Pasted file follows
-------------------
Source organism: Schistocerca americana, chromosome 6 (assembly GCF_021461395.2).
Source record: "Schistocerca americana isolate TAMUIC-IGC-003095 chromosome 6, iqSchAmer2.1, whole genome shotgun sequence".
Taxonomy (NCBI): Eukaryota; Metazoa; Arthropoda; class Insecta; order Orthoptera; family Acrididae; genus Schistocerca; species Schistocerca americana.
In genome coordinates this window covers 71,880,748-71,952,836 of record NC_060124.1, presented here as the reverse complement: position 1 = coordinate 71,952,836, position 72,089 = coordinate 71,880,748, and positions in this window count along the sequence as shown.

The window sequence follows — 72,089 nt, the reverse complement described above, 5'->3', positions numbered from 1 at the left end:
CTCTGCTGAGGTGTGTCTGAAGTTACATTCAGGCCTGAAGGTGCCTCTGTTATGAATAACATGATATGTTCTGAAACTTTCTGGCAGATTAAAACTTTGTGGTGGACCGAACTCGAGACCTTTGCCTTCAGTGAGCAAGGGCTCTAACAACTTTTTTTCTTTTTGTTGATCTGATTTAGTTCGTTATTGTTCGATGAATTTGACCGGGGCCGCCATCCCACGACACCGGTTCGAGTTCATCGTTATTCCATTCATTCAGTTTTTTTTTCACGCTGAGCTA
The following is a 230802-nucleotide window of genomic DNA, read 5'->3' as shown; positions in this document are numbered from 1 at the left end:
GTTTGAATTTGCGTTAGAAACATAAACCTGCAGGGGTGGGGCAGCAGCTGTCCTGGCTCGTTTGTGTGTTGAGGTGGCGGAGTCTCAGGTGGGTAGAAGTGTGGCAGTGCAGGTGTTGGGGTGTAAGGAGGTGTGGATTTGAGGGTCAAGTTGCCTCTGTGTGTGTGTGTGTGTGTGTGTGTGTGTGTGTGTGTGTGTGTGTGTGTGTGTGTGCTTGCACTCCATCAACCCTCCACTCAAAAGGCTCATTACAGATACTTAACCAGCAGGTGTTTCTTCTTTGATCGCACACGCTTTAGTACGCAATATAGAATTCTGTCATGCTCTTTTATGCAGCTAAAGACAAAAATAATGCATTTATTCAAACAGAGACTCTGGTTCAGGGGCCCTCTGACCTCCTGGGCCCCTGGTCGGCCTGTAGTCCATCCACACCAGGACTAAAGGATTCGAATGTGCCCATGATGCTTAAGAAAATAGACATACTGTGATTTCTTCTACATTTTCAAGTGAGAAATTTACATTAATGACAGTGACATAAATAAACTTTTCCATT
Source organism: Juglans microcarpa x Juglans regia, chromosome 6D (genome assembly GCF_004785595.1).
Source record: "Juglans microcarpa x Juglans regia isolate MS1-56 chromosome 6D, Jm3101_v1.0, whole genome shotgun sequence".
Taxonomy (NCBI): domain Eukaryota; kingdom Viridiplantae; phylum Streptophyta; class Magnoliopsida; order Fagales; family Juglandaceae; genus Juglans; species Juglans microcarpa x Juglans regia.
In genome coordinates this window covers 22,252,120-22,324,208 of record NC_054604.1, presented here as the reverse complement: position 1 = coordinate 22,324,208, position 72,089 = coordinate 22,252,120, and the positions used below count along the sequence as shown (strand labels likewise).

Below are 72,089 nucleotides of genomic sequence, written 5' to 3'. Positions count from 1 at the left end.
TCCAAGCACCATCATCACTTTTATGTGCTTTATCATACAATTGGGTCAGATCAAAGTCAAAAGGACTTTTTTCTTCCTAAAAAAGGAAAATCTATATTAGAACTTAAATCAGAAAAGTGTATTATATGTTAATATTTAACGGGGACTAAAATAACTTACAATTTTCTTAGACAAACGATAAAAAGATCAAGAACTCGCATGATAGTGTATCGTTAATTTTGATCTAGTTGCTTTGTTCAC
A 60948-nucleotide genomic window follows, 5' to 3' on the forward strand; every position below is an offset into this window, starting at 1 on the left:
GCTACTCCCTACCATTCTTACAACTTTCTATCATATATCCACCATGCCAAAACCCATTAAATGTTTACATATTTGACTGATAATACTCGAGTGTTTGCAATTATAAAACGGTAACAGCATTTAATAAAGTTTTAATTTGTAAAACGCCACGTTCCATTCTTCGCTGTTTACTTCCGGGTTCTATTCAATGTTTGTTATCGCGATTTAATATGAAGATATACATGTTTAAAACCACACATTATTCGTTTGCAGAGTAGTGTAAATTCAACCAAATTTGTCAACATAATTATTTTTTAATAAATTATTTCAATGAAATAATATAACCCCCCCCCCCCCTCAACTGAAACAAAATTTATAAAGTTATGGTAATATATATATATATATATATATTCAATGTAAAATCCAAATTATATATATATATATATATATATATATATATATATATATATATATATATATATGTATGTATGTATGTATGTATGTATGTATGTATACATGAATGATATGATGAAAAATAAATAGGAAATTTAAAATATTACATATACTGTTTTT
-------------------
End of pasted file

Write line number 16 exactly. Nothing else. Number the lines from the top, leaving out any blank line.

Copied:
GCTACTCCCTACCATTCTTACAACTTTCTATCATATATCCACCATGCCAAAACCCATTAAATGTTTACATATTTGACTGATAATACTCGAGTGTTTGCAATTATAAAACGGTAACAGCATTTAATAAAGTTTTAATTTGTAAAACGCCACGTTCCATTCTTCGCTGTTTACTTCCGGGTTCTATTCAATGTTTGTTATCGCGATTTAATATGAAGATATACATGTTTAAAACCACACATTATTCGTTTGCAGAGTAGTGTAAATTCAACCAAATTTGTCAACATAATTATTTTTTAATAAATTATTTCAATGAAATAATATAACCCCCCCCCCCCCTCAACTGAAACAAAATTTATAAAGTTATGGTAATATATATATATATATATATATTCAATGTAAAATCCAAATTATATATATATATATATATATATATATATATATATATATATATATATATATATGTATGTATGTATGTATGTATGTATGTATGTATACATGAATGATATGATGAAAAATAAATAGGAAATTTAAAATATTACATATACTGTTTTT